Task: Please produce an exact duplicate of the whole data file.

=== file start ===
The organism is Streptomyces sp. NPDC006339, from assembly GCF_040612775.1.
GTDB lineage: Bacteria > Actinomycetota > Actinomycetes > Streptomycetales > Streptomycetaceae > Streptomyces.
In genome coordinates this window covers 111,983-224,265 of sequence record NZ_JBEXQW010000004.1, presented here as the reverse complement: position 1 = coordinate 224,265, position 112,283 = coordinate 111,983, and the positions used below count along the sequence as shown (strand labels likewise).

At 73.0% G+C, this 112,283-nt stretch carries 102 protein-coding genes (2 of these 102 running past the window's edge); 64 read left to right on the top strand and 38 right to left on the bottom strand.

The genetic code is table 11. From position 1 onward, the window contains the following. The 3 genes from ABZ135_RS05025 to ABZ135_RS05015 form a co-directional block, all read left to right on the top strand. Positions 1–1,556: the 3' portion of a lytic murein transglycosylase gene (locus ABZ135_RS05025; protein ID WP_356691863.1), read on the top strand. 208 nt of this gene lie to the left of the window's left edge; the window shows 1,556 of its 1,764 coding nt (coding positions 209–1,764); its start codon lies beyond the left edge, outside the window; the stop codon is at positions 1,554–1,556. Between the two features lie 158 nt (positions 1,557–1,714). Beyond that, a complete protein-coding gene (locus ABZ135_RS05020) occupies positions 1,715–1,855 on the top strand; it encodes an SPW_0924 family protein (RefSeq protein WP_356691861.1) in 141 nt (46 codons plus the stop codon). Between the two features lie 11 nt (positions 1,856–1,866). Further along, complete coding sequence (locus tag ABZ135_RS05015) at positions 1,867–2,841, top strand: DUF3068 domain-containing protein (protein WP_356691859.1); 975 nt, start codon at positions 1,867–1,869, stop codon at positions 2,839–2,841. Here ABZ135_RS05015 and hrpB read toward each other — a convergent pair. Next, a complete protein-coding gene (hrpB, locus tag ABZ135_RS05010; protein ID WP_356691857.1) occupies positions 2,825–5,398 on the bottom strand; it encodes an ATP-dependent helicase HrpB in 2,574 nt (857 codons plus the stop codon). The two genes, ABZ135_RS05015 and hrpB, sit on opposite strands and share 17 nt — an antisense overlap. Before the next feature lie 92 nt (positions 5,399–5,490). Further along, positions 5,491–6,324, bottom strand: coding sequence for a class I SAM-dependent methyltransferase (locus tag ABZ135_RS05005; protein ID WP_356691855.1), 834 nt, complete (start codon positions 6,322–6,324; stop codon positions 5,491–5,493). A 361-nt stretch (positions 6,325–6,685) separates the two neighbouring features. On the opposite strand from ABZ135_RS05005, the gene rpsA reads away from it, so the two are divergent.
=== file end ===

The organism is Streptomyces sp. NPDC006339, from assembly GCF_040612775.1.
GTDB lineage: Bacteria > Actinomycetota > Actinomycetes > Streptomycetales > Streptomycetaceae > Streptomyces.
In genome coordinates this window covers 111,983-224,265 of sequence record NZ_JBEXQW010000004.1, presented here as the reverse complement: position 1 = coordinate 224,265, position 112,283 = coordinate 111,983, and the positions used below count along the sequence as shown (strand labels likewise).

At 73.0% G+C, this 112,283-nt stretch carries 102 protein-coding genes (2 of these 102 running past the window's edge); 64 read left to right on the top strand and 38 right to left on the bottom strand.

The genetic code is table 11. From position 1 onward, the window contains the following. The 3 genes from ABZ135_RS05025 to ABZ135_RS05015 form a co-directional block, all read left to right on the top strand. Positions 1–1,556: the 3' portion of a lytic murein transglycosylase gene (locus ABZ135_RS05025; protein ID WP_356691863.1), read on the top strand. 208 nt of this gene lie to the left of the window's left edge; the window shows 1,556 of its 1,764 coding nt (coding positions 209–1,764); its start codon lies beyond the left edge, outside the window; the stop codon is at positions 1,554–1,556. Between the two features lie 158 nt (positions 1,557–1,714). Beyond that, a complete protein-coding gene (locus ABZ135_RS05020) occupies positions 1,715–1,855 on the top strand; it encodes an SPW_0924 family protein (RefSeq protein WP_356691861.1) in 141 nt (46 codons plus the stop codon). Between the two features lie 11 nt (positions 1,856–1,866). Further along, complete coding sequence (locus tag ABZ135_RS05015) at positions 1,867–2,841, top strand: DUF3068 domain-containing protein (protein WP_356691859.1); 975 nt, start codon at positions 1,867–1,869, stop codon at positions 2,839–2,841. Here ABZ135_RS05015 and hrpB read toward each other — a convergent pair. Next, a complete protein-coding gene (hrpB, locus tag ABZ135_RS05010; protein ID WP_356691857.1) occupies positions 2,825–5,398 on the bottom strand; it encodes an ATP-dependent helicase HrpB in 2,574 nt (857 codons plus the stop codon). The two genes, ABZ135_RS05015 and hrpB, sit on opposite strands and share 17 nt — an antisense overlap. Before the next feature lie 92 nt (positions 5,399–5,490). Further along, positions 5,491–6,324, bottom strand: coding sequence for a class I SAM-dependent methyltransferase (locus tag ABZ135_RS05005; protein ID WP_356691855.1), 834 nt, complete (start codon positions 6,322–6,324; stop codon positions 5,491–5,493). A 361-nt stretch (positions 6,325–6,685) separates the two neighbouring features. On the opposite strand from ABZ135_RS05005, the gene rpsA reads away from it, so the two are divergent.